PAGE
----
Meeting Jim Salter by James Arnold Horowitz (JAH)

Meeting Jim Salter

by James Arnold Horowitz (JAH)

It's going to be a new year: 2019. I've been retired by health concerns for two years after working thirty-three. Everybody wants me in retirement, but nobody wants to pay me. I've decided not to care. I have a pension, which mostly goes to my doctors's and pharmacy's copay. I've been hospitalized three times in two years, and saved by technology. I've learned that health issues usually don't happen in isolation, they have a comorbidity, which is frightening. Not unlike mental health. Who knew? My health issues also occurred in transition; my mother's death and my kids's progress in higher education and nearly graduating. There's a big difference between working when your kids are sleeping under your roof, and when they're separating, separated, individuating, and autonomous. Also, my mom passed away in the midsized of all these changes. We weren't close, and ha some outstanding issues , which she didn't want to resolve, but I help her hand, having slept over five nights in her hospice room in one of those lounge chairs for visitors. Her nurses helped me. I remember everyday how it felt when her pulse stopped when I was holding her hand. I did my duty for my mother, having given her all the help and social work she needed an wanted during the two years before she died. I did it on my own. Nothing I did for her interfered with my working or family. Thank goodness, my wife my best friend. Otherwise, I would've gotten some heat from her given how much time I was spending with my parents. I've also learned that I have an unbelievably high threshold for tolerating pain, which isn't good, especially when I had pain, but missed having a heart attack, which could've killed or changed me for the worse, by two weeks. In my Father's Day, there wasn't any technology for men like me so instead of surviving their illness they dropped like flies in winter, fat, leaving a legacy of being gone too soon. Since, returning, people want ty clinical social work skills, but for whatever reasons don't want to pay for them. I've limited my helping to church, and that's all. Instead, I've decided to keep reading and writing, by also focusing on my blog, "Art Is Life Rescued By Time," which is correct and James Salter's epitaph.


These days people hardly read, and few readers read well, with all due respect. Do you know how difficult it is to rescue life from time as art? Jim did that. At least his work strove to achieve that goal. His readers have the same responsibility. It requires honor and bravery. Jim isn't our friend, although he was easily befriended. Jim was definitely somebody with whom I would have enjoyed making and drinking a Martini.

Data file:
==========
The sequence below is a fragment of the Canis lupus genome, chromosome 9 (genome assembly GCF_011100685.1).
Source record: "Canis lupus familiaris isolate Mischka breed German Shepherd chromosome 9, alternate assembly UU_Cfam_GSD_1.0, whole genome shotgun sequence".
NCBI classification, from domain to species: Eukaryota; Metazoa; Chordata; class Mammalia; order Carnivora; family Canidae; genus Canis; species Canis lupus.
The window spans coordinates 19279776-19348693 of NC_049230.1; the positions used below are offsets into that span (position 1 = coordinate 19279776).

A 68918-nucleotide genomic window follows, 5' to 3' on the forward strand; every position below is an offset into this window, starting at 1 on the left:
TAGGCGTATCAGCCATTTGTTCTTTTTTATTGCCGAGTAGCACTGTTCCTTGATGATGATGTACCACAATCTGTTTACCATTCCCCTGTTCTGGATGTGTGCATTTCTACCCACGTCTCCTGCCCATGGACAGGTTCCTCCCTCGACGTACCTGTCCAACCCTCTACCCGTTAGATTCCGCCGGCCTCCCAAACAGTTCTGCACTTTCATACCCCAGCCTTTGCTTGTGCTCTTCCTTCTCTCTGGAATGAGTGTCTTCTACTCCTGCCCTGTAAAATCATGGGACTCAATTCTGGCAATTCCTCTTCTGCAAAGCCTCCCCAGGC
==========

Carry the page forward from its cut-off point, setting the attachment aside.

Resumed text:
"First, use a good English gin-- Beefeater or Tanqueray-- both ninety-four proof, are preferred. The dry vermouth should be Noilly Prat or Martini & Rossi, although you can have decent results with Tribuno or Stock. Vermouth is a fortified white wine that is about eighteen percent alcohol and once openedwill go bad unless refrigerated. Even then it does not last indefinitely, so it is best to buy small bottles.

In a pitcher or shaker put about six or eight cubes of hard ice cracked by hand (place the cube in the palm of your hand and hit it smartly with a heavy spoon). It is important that the ice be cracked so as to present the maximum cold surface to the gin and vermouth-- a martini is and should be a slightly diluted.

Pour one or one and a half small capfuls of vermouth over the ice. Add enough gin to fill, or nearly fill the martini glass. Experience will teach the amount, but about five ounces. Stir or shale until the condense are very cold. A martini that is not absolutely icy is a failure. (The glasses can be placed in the freezer beforehand but this is not essential.

Pour the drink without any ice into the glasses. Icy should fill it almost to the brim. Add an olive-- single, green unflavored, and pitted-- or twist of a {thin (my italics)] lemon peel-- about an inch and a half long [without any pith (my italics)] deftly pinched with the fingers to spray a bit of oily essence -- or a single cocktail onion (making the drink technically a Gibson. The matter of the olive or the onion is important since the flavor is imported to the drink. I prefer B&G cocktail onions and add a few drops of their liquid to the inspired drink.